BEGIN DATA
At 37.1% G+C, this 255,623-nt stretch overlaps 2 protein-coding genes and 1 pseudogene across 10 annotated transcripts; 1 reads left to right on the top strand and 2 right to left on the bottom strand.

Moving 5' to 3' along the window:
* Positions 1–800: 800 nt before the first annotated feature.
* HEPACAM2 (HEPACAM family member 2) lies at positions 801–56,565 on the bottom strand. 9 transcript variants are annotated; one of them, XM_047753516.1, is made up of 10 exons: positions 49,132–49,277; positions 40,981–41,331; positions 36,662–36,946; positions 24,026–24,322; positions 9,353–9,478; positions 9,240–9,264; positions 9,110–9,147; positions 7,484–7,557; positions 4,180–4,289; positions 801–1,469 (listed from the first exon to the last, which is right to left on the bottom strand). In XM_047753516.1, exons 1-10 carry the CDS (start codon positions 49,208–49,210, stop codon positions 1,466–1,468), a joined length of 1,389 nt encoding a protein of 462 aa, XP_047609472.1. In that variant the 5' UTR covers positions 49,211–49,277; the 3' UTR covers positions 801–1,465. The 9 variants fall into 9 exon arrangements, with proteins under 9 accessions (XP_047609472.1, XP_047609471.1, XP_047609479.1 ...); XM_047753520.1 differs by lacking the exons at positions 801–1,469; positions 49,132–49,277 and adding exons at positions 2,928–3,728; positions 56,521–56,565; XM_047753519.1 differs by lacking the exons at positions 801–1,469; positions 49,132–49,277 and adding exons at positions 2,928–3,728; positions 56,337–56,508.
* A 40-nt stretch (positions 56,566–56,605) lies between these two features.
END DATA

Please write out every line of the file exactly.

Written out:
At 37.1% G+C, this 255,623-nt stretch overlaps 2 protein-coding genes and 1 pseudogene across 10 annotated transcripts; 1 reads left to right on the top strand and 2 right to left on the bottom strand.

Moving 5' to 3' along the window:
* Positions 1–800: 800 nt before the first annotated feature.
* HEPACAM2 (HEPACAM family member 2) lies at positions 801–56,565 on the bottom strand. 9 transcript variants are annotated; one of them, XM_047753516.1, is made up of 10 exons: positions 49,132–49,277; positions 40,981–41,331; positions 36,662–36,946; positions 24,026–24,322; positions 9,353–9,478; positions 9,240–9,264; positions 9,110–9,147; positions 7,484–7,557; positions 4,180–4,289; positions 801–1,469 (listed from the first exon to the last, which is right to left on the bottom strand). In XM_047753516.1, exons 1-10 carry the CDS (start codon positions 49,208–49,210, stop codon positions 1,466–1,468), a joined length of 1,389 nt encoding a protein of 462 aa, XP_047609472.1. In that variant the 5' UTR covers positions 49,211–49,277; the 3' UTR covers positions 801–1,465. The 9 variants fall into 9 exon arrangements, with proteins under 9 accessions (XP_047609472.1, XP_047609471.1, XP_047609479.1 ...); XM_047753520.1 differs by lacking the exons at positions 801–1,469; positions 49,132–49,277 and adding exons at positions 2,928–3,728; positions 56,521–56,565; XM_047753519.1 differs by lacking the exons at positions 801–1,469; positions 49,132–49,277 and adding exons at positions 2,928–3,728; positions 56,337–56,508.
* A 40-nt stretch (positions 56,566–56,605) lies between these two features.